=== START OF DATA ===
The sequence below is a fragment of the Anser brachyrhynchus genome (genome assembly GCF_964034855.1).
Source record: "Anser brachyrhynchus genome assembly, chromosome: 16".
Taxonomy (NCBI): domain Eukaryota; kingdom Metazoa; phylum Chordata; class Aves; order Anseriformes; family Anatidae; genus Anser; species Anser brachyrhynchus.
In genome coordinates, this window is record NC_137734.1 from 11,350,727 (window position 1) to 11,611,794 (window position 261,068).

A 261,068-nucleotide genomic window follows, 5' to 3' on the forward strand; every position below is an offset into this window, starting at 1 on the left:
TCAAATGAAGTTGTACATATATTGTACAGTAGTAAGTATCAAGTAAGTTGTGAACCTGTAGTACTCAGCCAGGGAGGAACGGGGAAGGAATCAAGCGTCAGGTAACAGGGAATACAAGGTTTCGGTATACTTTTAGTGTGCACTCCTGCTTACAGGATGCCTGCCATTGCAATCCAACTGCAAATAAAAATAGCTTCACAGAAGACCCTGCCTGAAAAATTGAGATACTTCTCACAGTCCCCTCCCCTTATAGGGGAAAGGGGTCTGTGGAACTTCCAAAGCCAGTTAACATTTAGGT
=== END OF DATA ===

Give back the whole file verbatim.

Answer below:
The sequence below is a fragment of the Anser brachyrhynchus genome (genome assembly GCF_964034855.1).
Source record: "Anser brachyrhynchus genome assembly, chromosome: 16".
Taxonomy (NCBI): domain Eukaryota; kingdom Metazoa; phylum Chordata; class Aves; order Anseriformes; family Anatidae; genus Anser; species Anser brachyrhynchus.
In genome coordinates, this window is record NC_137734.1 from 11,350,727 (window position 1) to 11,611,794 (window position 261,068).

A 261,068-nucleotide genomic window follows, 5' to 3' on the forward strand; every position below is an offset into this window, starting at 1 on the left:
TCAAATGAAGTTGTACATATATTGTACAGTAGTAAGTATCAAGTAAGTTGTGAACCTGTAGTACTCAGCCAGGGAGGAACGGGGAAGGAATCAAGCGTCAGGTAACAGGGAATACAAGGTTTCGGTATACTTTTAGTGTGCACTCCTGCTTACAGGATGCCTGCCATTGCAATCCAACTGCAAATAAAAATAGCTTCACAGAAGACCCTGCCTGAAAAATTGAGATACTTCTCACAGTCCCCTCCCCTTATAGGGGAAAGGGGTCTGTGGAACTTCCAAAGCCAGTTAACATTTAGGT